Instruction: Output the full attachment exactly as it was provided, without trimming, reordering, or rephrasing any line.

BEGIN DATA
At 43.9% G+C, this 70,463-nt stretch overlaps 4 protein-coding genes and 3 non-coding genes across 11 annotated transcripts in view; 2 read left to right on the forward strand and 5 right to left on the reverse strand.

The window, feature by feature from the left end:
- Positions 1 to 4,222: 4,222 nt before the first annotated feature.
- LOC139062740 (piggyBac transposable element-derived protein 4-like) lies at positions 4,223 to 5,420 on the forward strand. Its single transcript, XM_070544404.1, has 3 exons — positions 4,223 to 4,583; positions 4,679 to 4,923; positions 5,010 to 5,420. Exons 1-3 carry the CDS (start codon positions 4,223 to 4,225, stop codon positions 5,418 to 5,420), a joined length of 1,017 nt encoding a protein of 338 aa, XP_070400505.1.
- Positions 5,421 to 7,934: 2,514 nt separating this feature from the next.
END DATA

At 43.9% G+C, this 70,463-nt stretch overlaps 4 protein-coding genes and 3 non-coding genes across 11 annotated transcripts in view; 2 read left to right on the forward strand and 5 right to left on the reverse strand.

The window, feature by feature from the left end:
- Positions 1 to 4,222: 4,222 nt before the first annotated feature.
- LOC139062740 (piggyBac transposable element-derived protein 4-like) lies at positions 4,223 to 5,420 on the forward strand. Its single transcript, XM_070544404.1, has 3 exons — positions 4,223 to 4,583; positions 4,679 to 4,923; positions 5,010 to 5,420. Exons 1-3 carry the CDS (start codon positions 4,223 to 4,225, stop codon positions 5,418 to 5,420), a joined length of 1,017 nt encoding a protein of 338 aa, XP_070400505.1.
- Positions 5,421 to 7,934: 2,514 nt separating this feature from the next.